Characterizing oil and gas wells with fugitive gas migration through Bayesian multilevel logistic regression

E. Sandl, A. G. Cahill, L. Welch, R. Beckie

Research output: Contribution to journalArticlepeer-review

Abstract

Oil and gas wells are engineered with barriers to prevent fluid movement along the wellbore. If the integrity of one or more of these barriers fails, it may result in subsurface leakage of natural gas outside the well casing, a process termed fugitive gas migration (GM). Knowledge of the occurrence and causes of GM is essential for effective management of associated potential risks. In the province of British Columbia, Canada (BC), oil and gas producers are required to report well drilling, completion, production, and abandonment records for all oil and gas wells to the provincial regulator. This well data provides a unique opportunity to identify well characteristics with higher likelihoods for GM to develop. Here we employ Bayesian multilevel logistic regression to understand the associations between various well attributes and reported occurrences of GM in 0.6% of the 25,000 oil and gas wells in BC. Our results indicate that there is no association between the occurrence of GM and hydraulic fracturing. Overall, there appears to be no well construction or operation attribute in the study database that is conclusively associated with GM. Wells with GM more frequently exhibit indicators of well integrity loss (i.e., surface casing vent flow, remedial treatments, and blowouts) and geographic location appears to be important. We ascribe the spatial clustering of GM cases to the local geologic environment, and we speculate that there are links between particular intermediate gas-bearing formations and GM occurrence in the Fort Nelson Plains Area. The results of this study suggest that oil and gas wells in high GM occurrence areas and those showing any attribute associated with integrity failure (e.g., surface casing vent flow) should be prioritized for monitoring to improve the detection of GM.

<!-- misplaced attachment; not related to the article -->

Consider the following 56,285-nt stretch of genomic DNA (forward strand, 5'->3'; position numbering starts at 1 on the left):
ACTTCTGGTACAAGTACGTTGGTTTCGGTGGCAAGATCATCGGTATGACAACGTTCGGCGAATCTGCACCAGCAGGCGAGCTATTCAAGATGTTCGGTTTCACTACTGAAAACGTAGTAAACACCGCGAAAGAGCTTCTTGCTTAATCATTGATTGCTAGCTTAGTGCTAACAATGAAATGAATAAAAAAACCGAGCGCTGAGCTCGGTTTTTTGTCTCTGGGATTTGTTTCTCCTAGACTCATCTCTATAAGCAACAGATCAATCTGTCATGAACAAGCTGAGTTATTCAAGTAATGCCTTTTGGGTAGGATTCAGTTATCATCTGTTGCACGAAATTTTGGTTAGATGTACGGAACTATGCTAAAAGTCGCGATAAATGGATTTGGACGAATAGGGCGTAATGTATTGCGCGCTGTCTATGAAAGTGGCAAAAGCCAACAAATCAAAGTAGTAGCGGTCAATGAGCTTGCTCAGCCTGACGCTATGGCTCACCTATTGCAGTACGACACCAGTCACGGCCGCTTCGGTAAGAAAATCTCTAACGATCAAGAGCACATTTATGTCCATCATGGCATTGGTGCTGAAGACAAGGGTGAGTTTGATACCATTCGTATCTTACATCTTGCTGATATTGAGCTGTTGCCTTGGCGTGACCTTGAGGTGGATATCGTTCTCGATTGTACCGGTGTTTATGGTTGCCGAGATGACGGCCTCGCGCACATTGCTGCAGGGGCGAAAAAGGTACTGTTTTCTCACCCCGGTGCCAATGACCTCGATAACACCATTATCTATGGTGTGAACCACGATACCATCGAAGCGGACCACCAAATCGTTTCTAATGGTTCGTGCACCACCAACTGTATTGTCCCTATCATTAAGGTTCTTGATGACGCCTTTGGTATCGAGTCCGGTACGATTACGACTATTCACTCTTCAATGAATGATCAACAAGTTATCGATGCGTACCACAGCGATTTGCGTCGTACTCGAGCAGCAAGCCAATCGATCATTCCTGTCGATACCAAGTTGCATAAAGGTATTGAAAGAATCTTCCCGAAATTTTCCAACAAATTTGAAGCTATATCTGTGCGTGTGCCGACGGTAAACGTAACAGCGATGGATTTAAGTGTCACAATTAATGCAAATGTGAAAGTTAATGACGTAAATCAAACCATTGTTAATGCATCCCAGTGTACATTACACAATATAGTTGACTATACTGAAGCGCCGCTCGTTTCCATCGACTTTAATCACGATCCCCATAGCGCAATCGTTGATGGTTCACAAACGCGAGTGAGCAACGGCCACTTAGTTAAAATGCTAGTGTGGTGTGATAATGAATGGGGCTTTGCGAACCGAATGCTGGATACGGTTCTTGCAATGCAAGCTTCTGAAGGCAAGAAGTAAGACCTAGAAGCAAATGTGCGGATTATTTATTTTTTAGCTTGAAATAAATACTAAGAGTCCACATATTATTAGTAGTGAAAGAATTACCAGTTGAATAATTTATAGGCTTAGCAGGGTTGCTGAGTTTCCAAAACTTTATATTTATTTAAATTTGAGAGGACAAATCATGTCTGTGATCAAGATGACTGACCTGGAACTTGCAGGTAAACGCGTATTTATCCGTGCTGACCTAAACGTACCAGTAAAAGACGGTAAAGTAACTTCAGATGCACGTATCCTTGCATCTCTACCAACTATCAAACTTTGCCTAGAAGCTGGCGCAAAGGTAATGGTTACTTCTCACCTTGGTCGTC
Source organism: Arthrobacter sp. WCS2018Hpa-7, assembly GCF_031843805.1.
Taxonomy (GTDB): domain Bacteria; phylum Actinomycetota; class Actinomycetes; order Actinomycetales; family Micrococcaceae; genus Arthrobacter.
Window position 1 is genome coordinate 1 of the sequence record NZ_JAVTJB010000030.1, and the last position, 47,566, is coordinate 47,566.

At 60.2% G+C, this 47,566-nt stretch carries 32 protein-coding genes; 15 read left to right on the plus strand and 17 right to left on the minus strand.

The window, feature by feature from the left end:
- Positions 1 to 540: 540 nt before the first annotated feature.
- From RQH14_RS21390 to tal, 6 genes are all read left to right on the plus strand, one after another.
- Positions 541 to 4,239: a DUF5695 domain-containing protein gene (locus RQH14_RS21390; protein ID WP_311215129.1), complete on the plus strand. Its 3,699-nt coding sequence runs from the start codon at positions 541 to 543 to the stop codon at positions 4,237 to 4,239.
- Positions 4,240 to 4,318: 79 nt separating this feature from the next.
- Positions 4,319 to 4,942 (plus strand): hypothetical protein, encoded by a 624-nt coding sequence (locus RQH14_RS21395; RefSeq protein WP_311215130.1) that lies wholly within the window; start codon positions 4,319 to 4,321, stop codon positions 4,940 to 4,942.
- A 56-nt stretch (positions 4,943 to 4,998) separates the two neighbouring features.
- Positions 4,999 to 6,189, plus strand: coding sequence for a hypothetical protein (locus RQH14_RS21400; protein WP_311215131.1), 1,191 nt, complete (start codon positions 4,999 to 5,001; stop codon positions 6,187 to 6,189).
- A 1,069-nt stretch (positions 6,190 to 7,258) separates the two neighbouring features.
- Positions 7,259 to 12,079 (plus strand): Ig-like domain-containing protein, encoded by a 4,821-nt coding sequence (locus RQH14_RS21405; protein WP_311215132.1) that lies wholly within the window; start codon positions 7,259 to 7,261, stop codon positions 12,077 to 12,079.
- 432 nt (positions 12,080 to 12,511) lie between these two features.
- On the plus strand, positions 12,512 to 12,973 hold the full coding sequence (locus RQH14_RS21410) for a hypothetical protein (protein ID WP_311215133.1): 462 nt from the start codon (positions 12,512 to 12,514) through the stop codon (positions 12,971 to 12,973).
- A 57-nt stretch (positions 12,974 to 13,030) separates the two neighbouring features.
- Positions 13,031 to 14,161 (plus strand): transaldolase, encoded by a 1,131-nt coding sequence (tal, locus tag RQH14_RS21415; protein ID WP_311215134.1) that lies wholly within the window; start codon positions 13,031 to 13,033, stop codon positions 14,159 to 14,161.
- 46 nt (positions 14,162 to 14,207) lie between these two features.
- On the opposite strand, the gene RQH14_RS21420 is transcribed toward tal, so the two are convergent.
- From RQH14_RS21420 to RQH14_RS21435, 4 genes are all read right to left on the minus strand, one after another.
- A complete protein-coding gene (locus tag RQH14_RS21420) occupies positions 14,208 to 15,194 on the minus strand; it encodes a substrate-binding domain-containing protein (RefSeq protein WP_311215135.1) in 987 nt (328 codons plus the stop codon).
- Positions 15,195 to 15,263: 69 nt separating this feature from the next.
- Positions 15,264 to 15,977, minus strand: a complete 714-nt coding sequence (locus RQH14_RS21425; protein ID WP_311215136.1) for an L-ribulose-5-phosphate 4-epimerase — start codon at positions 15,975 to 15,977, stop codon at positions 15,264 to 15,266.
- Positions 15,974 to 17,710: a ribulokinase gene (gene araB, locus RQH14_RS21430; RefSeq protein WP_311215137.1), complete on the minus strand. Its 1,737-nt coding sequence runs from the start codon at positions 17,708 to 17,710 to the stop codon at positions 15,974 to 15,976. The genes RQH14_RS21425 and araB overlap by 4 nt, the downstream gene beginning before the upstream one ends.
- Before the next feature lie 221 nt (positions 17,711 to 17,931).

Original languageEnglish
Article number144678
JournalScience of the Total Environment
Volume769
Early online date17 Jan 2021
DOIs
Publication statusE-pub ahead of print - 17 Jan 2021

Keywords

  • British Columbia
  • Data mining
  • Fugitive gas
  • Stray gas
  • Wellbore integrity

ASJC Scopus subject areas

  • Environmental Engineering
  • Environmental Chemistry
  • Waste Management and Disposal
  • Pollution

Fingerprint Dive into the research topics of 'Characterizing oil and gas wells with fugitive gas migration through Bayesian multilevel logistic regression'. Together they form a unique fingerprint.

Cite this